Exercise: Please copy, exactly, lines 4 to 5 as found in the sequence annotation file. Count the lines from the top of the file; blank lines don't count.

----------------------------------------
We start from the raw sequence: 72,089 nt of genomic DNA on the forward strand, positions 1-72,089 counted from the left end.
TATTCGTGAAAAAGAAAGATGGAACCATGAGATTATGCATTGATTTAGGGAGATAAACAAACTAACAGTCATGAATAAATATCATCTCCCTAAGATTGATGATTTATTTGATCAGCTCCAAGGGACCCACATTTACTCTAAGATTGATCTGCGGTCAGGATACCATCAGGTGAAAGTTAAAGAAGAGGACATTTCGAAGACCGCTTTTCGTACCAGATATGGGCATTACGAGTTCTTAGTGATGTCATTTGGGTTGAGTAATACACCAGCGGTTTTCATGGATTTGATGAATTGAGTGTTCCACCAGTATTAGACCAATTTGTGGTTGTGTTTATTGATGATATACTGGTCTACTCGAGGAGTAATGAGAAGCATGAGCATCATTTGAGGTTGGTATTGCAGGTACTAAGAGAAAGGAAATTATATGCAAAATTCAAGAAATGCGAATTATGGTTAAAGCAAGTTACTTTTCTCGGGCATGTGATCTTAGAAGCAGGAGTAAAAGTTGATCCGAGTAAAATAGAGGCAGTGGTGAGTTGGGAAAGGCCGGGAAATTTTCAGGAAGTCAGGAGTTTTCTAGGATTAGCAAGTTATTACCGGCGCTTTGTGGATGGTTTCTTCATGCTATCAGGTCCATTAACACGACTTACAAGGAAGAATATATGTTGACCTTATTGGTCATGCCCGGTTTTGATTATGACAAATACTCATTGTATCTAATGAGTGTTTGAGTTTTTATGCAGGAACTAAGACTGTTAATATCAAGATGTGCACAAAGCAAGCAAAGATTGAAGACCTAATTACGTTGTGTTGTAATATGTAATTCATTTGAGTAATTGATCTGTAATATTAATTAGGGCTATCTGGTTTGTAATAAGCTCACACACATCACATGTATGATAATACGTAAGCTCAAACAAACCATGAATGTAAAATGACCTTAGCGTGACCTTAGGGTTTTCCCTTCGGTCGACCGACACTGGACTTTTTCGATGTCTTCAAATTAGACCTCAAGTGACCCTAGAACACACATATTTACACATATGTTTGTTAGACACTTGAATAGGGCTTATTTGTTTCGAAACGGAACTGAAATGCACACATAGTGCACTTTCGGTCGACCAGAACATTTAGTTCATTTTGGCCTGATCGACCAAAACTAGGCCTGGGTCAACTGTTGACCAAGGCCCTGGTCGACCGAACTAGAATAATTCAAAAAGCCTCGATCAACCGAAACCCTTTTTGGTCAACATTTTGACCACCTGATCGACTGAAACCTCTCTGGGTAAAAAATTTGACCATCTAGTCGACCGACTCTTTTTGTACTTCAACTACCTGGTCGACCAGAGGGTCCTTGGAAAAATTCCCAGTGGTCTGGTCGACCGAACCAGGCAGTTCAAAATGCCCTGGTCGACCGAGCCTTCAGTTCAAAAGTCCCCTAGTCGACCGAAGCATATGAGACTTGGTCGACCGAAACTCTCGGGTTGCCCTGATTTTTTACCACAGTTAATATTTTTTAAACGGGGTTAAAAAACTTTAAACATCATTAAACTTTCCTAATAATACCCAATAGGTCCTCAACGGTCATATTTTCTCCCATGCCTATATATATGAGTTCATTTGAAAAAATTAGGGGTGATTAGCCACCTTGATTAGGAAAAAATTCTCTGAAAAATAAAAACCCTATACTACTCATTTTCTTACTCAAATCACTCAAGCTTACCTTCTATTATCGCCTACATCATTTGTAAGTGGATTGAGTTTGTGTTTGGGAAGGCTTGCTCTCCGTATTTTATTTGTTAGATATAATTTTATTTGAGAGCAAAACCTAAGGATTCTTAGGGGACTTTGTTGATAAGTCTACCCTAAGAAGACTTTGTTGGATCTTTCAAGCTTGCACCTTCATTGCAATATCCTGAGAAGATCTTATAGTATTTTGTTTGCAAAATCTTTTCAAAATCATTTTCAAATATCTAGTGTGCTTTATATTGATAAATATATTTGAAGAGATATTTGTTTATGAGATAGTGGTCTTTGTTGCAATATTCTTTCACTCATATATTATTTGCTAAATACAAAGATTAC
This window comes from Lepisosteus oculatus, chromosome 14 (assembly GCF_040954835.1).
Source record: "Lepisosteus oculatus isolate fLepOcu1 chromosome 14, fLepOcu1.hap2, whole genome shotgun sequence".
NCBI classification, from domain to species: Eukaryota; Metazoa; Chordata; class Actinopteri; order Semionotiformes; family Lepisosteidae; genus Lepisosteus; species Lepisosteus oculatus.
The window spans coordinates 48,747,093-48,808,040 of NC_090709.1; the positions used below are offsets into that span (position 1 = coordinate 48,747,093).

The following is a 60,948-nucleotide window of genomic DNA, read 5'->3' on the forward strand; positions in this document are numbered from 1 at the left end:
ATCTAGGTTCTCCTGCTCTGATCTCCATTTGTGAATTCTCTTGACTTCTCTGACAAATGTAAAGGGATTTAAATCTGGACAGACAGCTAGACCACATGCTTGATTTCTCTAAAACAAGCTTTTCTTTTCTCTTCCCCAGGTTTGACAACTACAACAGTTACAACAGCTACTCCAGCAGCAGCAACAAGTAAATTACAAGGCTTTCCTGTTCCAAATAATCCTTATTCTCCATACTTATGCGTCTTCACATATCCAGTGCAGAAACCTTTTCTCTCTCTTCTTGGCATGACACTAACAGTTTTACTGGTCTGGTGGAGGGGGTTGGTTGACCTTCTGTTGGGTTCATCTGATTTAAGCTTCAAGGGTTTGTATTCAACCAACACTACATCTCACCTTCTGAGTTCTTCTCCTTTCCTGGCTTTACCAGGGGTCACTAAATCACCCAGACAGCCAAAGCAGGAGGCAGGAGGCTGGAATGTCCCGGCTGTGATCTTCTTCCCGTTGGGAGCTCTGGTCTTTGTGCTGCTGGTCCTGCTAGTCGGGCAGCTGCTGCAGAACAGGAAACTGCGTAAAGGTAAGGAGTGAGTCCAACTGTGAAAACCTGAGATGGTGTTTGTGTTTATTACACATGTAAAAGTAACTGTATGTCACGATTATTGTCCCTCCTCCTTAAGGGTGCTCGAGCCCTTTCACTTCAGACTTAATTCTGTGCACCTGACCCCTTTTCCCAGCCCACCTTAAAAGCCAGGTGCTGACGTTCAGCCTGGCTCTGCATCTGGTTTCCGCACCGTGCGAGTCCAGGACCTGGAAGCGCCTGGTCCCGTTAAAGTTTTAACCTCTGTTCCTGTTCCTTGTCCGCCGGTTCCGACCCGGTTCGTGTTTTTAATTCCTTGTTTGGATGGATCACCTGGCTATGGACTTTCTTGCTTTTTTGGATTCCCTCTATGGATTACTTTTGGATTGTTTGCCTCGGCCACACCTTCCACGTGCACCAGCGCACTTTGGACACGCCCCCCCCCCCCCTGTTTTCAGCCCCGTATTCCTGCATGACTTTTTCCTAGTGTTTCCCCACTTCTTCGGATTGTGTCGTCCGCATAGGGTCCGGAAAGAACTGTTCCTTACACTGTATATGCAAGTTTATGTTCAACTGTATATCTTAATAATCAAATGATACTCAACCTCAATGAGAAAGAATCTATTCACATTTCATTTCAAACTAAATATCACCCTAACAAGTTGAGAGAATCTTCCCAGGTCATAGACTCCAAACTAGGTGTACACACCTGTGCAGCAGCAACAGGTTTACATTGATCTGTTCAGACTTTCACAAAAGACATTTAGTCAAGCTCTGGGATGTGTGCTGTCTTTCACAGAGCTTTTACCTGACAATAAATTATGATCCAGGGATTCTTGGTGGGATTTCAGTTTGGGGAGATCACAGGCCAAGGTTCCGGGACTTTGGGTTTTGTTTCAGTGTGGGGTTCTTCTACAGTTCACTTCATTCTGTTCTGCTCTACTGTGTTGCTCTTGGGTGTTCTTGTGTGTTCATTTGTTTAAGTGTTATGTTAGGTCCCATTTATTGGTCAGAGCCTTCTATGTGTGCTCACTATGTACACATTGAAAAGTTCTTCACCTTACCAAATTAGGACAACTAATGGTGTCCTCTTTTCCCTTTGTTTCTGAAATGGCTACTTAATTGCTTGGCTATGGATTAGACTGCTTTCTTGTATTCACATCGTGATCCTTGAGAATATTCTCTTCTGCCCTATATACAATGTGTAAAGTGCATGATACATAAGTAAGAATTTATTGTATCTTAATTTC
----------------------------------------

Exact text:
Source record: "Lepisosteus oculatus isolate fLepOcu1 chromosome 14, fLepOcu1.hap2, whole genome shotgun sequence".
NCBI classification, from domain to species: Eukaryota; Metazoa; Chordata; class Actinopteri; order Semionotiformes; family Lepisosteidae; genus Lepisosteus; species Lepisosteus oculatus.